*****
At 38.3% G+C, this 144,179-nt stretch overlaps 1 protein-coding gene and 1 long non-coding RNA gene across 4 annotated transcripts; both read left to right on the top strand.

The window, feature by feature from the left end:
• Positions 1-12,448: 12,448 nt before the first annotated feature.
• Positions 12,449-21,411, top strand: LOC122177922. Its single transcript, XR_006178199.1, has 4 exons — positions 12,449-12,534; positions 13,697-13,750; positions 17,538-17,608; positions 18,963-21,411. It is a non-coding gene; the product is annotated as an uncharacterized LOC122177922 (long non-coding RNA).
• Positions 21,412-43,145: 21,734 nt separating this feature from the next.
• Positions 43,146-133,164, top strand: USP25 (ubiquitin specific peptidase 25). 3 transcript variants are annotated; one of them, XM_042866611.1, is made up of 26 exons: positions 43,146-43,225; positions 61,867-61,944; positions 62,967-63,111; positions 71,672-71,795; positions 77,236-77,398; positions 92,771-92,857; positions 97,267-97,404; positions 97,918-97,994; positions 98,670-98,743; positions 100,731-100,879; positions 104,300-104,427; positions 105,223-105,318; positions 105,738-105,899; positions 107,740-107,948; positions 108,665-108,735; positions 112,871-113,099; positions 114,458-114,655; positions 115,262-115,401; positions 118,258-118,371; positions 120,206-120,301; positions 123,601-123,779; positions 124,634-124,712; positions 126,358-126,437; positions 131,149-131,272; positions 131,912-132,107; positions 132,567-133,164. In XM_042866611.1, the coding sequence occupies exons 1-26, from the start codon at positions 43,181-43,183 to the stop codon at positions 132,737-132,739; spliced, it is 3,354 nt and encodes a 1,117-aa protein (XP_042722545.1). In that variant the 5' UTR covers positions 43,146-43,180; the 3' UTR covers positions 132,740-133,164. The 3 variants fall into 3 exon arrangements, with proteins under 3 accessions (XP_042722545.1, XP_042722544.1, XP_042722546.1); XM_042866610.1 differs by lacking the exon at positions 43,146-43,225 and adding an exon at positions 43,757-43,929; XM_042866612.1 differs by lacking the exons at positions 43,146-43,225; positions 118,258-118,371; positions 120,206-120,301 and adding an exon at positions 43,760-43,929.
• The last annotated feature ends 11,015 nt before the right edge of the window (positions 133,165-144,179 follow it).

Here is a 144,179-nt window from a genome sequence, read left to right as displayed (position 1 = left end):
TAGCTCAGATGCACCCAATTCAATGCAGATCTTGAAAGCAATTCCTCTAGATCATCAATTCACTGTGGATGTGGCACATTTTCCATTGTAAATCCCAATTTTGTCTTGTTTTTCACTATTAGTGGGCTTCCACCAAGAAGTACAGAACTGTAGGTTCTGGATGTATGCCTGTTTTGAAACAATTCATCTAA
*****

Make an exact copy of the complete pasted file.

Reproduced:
At 38.3% G+C, this 144,179-nt stretch overlaps 1 protein-coding gene and 1 long non-coding RNA gene across 4 annotated transcripts; both read left to right on the top strand.

The window, feature by feature from the left end:
• Positions 1-12,448: 12,448 nt before the first annotated feature.
• Positions 12,449-21,411, top strand: LOC122177922. Its single transcript, XR_006178199.1, has 4 exons — positions 12,449-12,534; positions 13,697-13,750; positions 17,538-17,608; positions 18,963-21,411. It is a non-coding gene; the product is annotated as an uncharacterized LOC122177922 (long non-coding RNA).
• Positions 21,412-43,145: 21,734 nt separating this feature from the next.
• Positions 43,146-133,164, top strand: USP25 (ubiquitin specific peptidase 25). 3 transcript variants are annotated; one of them, XM_042866611.1, is made up of 26 exons: positions 43,146-43,225; positions 61,867-61,944; positions 62,967-63,111; positions 71,672-71,795; positions 77,236-77,398; positions 92,771-92,857; positions 97,267-97,404; positions 97,918-97,994; positions 98,670-98,743; positions 100,731-100,879; positions 104,300-104,427; positions 105,223-105,318; positions 105,738-105,899; positions 107,740-107,948; positions 108,665-108,735; positions 112,871-113,099; positions 114,458-114,655; positions 115,262-115,401; positions 118,258-118,371; positions 120,206-120,301; positions 123,601-123,779; positions 124,634-124,712; positions 126,358-126,437; positions 131,149-131,272; positions 131,912-132,107; positions 132,567-133,164. In XM_042866611.1, the coding sequence occupies exons 1-26, from the start codon at positions 43,181-43,183 to the stop codon at positions 132,737-132,739; spliced, it is 3,354 nt and encodes a 1,117-aa protein (XP_042722545.1). In that variant the 5' UTR covers positions 43,146-43,180; the 3' UTR covers positions 132,740-133,164. The 3 variants fall into 3 exon arrangements, with proteins under 3 accessions (XP_042722545.1, XP_042722544.1, XP_042722546.1); XM_042866610.1 differs by lacking the exon at positions 43,146-43,225 and adding an exon at positions 43,757-43,929; XM_042866612.1 differs by lacking the exons at positions 43,146-43,225; positions 118,258-118,371; positions 120,206-120,301 and adding an exon at positions 43,760-43,929.
• The last annotated feature ends 11,015 nt before the right edge of the window (positions 133,165-144,179 follow it).

Here is a 144,179-nt window from a genome sequence, read left to right as displayed (position 1 = left end):
TAGCTCAGATGCACCCAATTCAATGCAGATCTTGAAAGCAATTCCTCTAGATCATCAATTCACTGTGGATGTGGCACATTTTCCATTGTAAATCCCAATTTTGTCTTGTTTTTCACTATTAGTGGGCTTCCACCAAGAAGTACAGAACTGTAGGTTCTGGATGTATGCCTGTTTTGAAACAATTCATCTAA